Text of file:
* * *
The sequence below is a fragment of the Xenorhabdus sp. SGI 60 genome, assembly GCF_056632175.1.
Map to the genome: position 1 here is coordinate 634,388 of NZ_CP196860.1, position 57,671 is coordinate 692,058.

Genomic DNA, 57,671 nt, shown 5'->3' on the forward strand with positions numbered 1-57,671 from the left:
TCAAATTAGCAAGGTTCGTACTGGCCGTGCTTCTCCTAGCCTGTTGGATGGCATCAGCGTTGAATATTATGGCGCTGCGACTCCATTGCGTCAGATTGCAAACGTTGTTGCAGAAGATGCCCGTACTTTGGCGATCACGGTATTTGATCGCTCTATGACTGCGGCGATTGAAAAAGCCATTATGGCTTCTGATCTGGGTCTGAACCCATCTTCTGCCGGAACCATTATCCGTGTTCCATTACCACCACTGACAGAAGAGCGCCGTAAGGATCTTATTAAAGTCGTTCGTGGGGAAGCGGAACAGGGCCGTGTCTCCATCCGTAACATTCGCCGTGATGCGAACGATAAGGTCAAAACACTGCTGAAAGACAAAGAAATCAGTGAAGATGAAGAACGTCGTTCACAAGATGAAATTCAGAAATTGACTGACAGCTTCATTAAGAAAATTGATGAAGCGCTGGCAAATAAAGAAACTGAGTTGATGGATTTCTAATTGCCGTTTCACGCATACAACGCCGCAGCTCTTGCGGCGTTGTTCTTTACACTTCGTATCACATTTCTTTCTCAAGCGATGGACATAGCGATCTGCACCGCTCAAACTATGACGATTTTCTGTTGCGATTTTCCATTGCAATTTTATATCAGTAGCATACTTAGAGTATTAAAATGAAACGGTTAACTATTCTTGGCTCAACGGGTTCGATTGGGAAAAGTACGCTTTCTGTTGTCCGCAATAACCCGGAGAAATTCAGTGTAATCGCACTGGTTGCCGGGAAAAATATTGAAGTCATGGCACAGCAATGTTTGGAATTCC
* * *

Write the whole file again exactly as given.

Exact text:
The sequence below is a fragment of the Xenorhabdus sp. SGI 60 genome, assembly GCF_056632175.1.
Map to the genome: position 1 here is coordinate 634,388 of NZ_CP196860.1, position 57,671 is coordinate 692,058.

Genomic DNA, 57,671 nt, shown 5'->3' on the forward strand with positions numbered 1-57,671 from the left:
TCAAATTAGCAAGGTTCGTACTGGCCGTGCTTCTCCTAGCCTGTTGGATGGCATCAGCGTTGAATATTATGGCGCTGCGACTCCATTGCGTCAGATTGCAAACGTTGTTGCAGAAGATGCCCGTACTTTGGCGATCACGGTATTTGATCGCTCTATGACTGCGGCGATTGAAAAAGCCATTATGGCTTCTGATCTGGGTCTGAACCCATCTTCTGCCGGAACCATTATCCGTGTTCCATTACCACCACTGACAGAAGAGCGCCGTAAGGATCTTATTAAAGTCGTTCGTGGGGAAGCGGAACAGGGCCGTGTCTCCATCCGTAACATTCGCCGTGATGCGAACGATAAGGTCAAAACACTGCTGAAAGACAAAGAAATCAGTGAAGATGAAGAACGTCGTTCACAAGATGAAATTCAGAAATTGACTGACAGCTTCATTAAGAAAATTGATGAAGCGCTGGCAAATAAAGAAACTGAGTTGATGGATTTCTAATTGCCGTTTCACGCATACAACGCCGCAGCTCTTGCGGCGTTGTTCTTTACACTTCGTATCACATTTCTTTCTCAAGCGATGGACATAGCGATCTGCACCGCTCAAACTATGACGATTTTCTGTTGCGATTTTCCATTGCAATTTTATATCAGTAGCATACTTAGAGTATTAAAATGAAACGGTTAACTATTCTTGGCTCAACGGGTTCGATTGGGAAAAGTACGCTTTCTGTTGTCCGCAATAACCCGGAGAAATTCAGTGTAATCGCACTGGTTGCCGGGAAAAATATTGAAGTCATGGCACAGCAATGTTTGGAATTCC